Students complete a gap-fill of the conversation in which keywords have been omitted

Middle difficulty tasks:

Students substitute underlined keywords in the dialogue to make their own version

Students re-write the conversation from keyword prompts or incomplete sentences

More challenging tasks:

Students invent their own dialogue on a similar theme

Students re-write the conversation from memory

The teacher can assign different students to an appropriate task or leave the choice to students, allow students to work through a progression of increasingly challenging tasks or keep some tasks back for use in future classes – which brings me conveniently onto my next point…

Task Revisiting: All too often we “do” a reading or a listening and that’s it – a lot of effort in one lesson, but then it’s over and done with. What a waste! Texts are a rich source of material and increasingly I find myself going back to texts in subsequent lessons to “do them again” in a different way. Texts can be revisited as dictations, dictoglosses, gap-fills to focus on specific language features or to review key vocabulary; we can focus on text construction and cohesion by chopping them up & having students re-order them, by deleting cohesive devices… This process of “do it, do it again” is something which can be done successfully at all levels. But revisiting texts is particularly motivating with beginners: the difficult first encounter with the text is over and they meet it again with new confidence because their initial comprehension is so much better than first time round.

Now to the other side of the equation.

EXPERTS IN LIFE

Real not invented, real not celebrity: a look at many coursebooks could lead you to believe that students leave their brains outside the classroom door: celebrities abound, there’s a proliferation of texts from women’s magazines (does anyone out there actually read “Bella”??) and it seems that studying English goes hand in hand with some type of “lite” culture. My Seniors had little interest in Brad and Paris and didn’t even know who Britney Spears was. And they certainly couldn’t care less about invented Jenny and the contents of her made-up fridge. So why not make the classroom about real people who’ve done genuinely interesting and valuable or even just normal things. This could be your or your student’s families & friends, or the not-so-famous scientists, explorers, authors who don’t seem to make it into many coursebooks.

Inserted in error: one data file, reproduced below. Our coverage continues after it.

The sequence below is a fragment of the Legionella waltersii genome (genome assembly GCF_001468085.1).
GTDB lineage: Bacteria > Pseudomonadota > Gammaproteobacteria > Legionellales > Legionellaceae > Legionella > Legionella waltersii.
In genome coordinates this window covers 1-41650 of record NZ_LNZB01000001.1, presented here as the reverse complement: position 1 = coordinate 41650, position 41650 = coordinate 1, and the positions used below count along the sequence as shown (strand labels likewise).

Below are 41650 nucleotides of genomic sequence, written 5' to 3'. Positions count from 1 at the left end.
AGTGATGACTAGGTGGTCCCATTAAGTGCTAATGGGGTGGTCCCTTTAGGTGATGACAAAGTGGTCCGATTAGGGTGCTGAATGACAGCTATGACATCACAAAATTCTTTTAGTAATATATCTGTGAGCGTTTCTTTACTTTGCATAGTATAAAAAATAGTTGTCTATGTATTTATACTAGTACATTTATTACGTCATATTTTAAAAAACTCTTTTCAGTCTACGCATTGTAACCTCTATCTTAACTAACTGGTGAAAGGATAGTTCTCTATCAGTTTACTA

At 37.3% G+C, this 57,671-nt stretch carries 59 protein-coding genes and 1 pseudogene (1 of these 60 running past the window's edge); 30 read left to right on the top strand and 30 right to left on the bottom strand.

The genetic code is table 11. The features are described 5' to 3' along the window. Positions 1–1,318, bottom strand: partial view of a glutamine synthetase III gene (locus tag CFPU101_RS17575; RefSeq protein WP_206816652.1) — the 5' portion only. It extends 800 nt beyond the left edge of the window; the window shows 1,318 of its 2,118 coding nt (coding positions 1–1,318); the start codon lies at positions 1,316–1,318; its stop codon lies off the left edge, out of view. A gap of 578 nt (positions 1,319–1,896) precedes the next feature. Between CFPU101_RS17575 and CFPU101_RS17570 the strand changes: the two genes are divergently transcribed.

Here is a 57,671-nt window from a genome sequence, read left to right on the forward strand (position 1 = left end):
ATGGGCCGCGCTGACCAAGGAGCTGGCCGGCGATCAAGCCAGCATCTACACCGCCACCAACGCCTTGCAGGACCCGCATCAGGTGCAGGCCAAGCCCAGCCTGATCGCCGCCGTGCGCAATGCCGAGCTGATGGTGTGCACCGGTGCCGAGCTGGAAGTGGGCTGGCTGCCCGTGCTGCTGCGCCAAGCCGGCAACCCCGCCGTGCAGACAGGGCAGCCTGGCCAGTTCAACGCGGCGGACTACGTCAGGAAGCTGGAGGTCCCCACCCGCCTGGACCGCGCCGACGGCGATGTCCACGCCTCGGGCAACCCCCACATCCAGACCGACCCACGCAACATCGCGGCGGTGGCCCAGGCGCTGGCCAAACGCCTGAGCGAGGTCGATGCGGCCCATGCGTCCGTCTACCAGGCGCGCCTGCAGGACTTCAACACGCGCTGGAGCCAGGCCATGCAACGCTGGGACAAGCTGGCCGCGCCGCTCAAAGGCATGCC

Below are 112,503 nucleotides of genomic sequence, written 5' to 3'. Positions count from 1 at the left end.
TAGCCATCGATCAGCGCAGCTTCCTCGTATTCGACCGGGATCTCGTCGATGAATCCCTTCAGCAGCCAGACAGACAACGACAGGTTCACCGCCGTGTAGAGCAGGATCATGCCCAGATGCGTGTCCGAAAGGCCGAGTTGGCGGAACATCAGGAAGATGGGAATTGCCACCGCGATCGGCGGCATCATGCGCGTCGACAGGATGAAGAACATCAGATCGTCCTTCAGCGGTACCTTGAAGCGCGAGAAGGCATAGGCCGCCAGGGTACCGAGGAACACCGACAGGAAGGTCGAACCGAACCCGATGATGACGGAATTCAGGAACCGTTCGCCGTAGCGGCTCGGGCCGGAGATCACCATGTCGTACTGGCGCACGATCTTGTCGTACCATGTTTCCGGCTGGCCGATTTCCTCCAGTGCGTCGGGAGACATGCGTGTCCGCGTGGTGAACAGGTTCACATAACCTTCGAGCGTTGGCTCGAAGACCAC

Real English: can you complete these 2 quotations, using the same word in both cases?

One machine can do the ______ of fifty ordinary men. No machine can do the _______ of one extraordinary man.

I like _______. I can sit and look at it for hours.

Got it? If not, see the bottom of this page[1].   I hope you’ll agree with me that the actual language level of these sentences is not too challenging. Yet these are quotations from turn of the 19th-20th century writers: the first is by American philosopher Elmer Hubbard, the second is British humorist Jerome K Jerome. The language point lurking underneath, you may have guessed is “can” but the main point is that low-level students can engage perfectly with real language provided you choose carefully.

Intelligent interest: in Global we tried to incorporate lots of genuinely interesting texts, but making text accessible at low levels is always a challenge. If you’re designing your own worksheets try the following: divide text into short chunks with a good amount of space or a visual in between – far more digestible; support text and add to content with helpful non-verbal information (photos, diagrams…); if your reading or listening text is challenging, don’t add to students’ burden by giving more language to process – try to use non-linguistic tasks  (eg choosing the chart that represents the statistical information in a text, selecting the best visual to reflect gist, matching each paragraph to a photo etc) – be clear about your aim: if you’re checking students’ reading comprehension then you want to check they’ve understood the text, not the wordy task that goes with it.

So there you have it – with the right type of support & consideration your Beginner students can do all kinds of interesting things, from engaging with real English, dealing with intelligent, adult texts to giving class presentations. The only thing holding them back may be you!


[1] work